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Math Help - Classifcation of Markov States, Convergence

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    Junior Member BrooketheChook's Avatar
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    Classifcation of Markov States, Convergence

    A markov chain X has the state space transition matrix P (see attached image) where q = 1-p and 0 < p < 1

    Classify the states of X and give the stationary distributions.

    Show that  P^n does not converge, but  P^{2n} and  P^{2n+1} do converge as n approaches infinity.
    Attached Thumbnails Attached Thumbnails Classifcation of Markov States, Convergence-transition-matrix.jpg  
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    Junior Member BrooketheChook's Avatar
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    Quote Originally Posted by BrooketheChook View Post

    Show that  P^n does not converge, but  P^{2n} and  P^{2n+1} do converge as n approaches infinity.
    I have managed to classify the states and find the stationary distributions, but I really need help with the part above. I am really stuck
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    Quote Originally Posted by BrooketheChook View Post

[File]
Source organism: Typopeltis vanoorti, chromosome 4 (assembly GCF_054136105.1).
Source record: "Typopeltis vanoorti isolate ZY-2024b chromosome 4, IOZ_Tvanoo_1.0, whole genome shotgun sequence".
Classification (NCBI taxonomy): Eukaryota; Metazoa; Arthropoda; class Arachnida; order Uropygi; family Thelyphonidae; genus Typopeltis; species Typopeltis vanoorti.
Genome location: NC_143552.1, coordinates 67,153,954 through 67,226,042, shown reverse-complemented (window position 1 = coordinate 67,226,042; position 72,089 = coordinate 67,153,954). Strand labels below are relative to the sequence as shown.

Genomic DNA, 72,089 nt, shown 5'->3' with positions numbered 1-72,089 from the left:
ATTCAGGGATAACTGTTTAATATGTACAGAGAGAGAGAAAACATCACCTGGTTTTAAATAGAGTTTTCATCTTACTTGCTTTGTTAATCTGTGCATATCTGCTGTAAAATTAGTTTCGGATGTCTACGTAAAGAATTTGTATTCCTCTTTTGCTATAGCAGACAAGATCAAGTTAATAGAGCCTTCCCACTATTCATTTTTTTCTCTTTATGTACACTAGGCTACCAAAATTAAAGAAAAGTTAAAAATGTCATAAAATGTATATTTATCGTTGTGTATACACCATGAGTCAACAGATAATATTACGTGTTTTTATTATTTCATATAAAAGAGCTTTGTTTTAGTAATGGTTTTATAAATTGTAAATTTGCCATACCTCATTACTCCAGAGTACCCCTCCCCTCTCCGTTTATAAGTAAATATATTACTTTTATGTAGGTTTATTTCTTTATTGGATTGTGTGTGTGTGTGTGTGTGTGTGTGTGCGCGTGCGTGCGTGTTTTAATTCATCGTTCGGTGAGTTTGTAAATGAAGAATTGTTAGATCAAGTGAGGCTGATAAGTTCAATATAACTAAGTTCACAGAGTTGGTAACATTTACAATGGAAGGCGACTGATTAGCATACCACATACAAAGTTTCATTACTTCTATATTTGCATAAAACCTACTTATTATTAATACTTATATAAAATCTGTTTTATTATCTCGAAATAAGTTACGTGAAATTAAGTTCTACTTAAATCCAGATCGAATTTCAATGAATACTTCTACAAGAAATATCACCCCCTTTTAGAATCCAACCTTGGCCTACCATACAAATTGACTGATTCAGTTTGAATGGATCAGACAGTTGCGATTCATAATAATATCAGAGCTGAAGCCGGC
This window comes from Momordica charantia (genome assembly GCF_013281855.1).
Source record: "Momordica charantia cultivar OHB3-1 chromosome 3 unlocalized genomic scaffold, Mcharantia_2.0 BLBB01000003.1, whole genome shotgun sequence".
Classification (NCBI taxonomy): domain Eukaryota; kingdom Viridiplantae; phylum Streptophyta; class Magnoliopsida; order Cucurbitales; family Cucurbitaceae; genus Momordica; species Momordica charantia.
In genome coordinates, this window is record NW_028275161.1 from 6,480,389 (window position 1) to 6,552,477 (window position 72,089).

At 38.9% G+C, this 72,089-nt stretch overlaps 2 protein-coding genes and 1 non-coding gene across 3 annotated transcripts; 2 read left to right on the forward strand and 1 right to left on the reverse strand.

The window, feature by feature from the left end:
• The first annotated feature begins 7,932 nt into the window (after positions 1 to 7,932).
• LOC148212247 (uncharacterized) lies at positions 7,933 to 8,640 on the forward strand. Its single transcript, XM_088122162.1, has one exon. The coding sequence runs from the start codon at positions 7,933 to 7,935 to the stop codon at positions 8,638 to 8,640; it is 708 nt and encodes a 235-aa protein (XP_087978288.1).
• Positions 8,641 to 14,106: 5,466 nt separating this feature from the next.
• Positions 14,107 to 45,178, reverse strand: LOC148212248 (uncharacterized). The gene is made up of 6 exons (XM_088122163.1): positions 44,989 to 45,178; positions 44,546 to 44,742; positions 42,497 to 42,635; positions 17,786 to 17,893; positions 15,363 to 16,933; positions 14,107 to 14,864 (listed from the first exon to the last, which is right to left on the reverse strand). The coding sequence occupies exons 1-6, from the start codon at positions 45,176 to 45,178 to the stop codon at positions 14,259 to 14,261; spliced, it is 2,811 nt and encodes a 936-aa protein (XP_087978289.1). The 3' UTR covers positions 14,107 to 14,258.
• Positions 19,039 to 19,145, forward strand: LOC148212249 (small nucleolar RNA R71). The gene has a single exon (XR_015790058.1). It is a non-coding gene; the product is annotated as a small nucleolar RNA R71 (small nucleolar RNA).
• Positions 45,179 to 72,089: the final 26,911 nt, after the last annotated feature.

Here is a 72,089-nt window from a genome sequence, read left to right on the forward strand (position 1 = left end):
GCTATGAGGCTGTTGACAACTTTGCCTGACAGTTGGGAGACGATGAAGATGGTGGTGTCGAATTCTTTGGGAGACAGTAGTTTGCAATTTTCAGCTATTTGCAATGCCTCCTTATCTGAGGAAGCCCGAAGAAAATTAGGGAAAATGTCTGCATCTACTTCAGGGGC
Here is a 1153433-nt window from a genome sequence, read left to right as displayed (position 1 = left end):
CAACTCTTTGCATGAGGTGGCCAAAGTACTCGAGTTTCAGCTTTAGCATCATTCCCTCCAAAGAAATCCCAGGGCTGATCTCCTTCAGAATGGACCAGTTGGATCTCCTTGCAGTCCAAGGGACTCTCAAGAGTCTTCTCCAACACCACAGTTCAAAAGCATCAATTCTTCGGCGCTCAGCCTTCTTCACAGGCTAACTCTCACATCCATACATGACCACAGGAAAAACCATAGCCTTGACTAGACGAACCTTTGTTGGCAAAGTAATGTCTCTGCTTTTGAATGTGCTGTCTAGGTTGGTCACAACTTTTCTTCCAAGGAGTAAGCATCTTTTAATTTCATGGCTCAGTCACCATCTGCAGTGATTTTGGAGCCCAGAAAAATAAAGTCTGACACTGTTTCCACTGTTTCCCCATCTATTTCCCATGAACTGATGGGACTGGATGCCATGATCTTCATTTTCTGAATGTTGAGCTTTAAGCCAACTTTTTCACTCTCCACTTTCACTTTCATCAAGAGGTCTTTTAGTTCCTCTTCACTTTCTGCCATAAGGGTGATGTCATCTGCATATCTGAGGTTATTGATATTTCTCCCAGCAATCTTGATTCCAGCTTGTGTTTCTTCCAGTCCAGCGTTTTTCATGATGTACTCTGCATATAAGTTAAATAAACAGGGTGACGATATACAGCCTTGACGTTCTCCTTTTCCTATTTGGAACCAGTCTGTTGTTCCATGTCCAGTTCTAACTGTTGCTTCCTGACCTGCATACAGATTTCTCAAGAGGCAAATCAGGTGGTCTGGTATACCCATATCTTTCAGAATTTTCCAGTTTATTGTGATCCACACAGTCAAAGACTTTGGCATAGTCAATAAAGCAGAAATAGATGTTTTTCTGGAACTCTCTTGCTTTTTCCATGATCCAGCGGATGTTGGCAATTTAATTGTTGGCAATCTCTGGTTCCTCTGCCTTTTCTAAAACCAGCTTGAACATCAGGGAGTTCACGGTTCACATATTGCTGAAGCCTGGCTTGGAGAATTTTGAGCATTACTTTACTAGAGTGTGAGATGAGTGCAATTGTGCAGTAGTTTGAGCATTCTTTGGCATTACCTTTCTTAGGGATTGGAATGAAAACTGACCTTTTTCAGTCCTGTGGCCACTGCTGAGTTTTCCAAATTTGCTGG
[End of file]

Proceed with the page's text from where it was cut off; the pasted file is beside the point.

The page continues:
I have managed to classify the states and find the stationary distributions, but I really need help with the part above. I am really stuck
    This relates to periodicity (the period is 2). You can see that, for any state i, P^n(i,i)=0 when n is odd, and is positive when n is even. Indeed, the states are "on a line", and the walk needs to perform equally many steps down and up the line to go back to the initial point, hence an even number of steps.
    Therefore, if P^n(i,i) converges, it must be toward 0 (there is a subsequence (the odd terms) that stays at 0).
    In the same way, for any i,j, P^n(i,j) is 0 or positive depending of the parity of n, hence the limit, if any, would be 0.
    It is however impossible that the whole matrix P^n tends to 0 since the sum of the lines must stay equal to 1 at the limit. As a conclusion, P^n does not converge.

    On the other hand, if you compute P^2, you can see that it is irreducible and aperiodic, hence (theorem...) P^{2n} converges. As a by-product, we get that P^{2n+1}=P^{2n} P converges as well.
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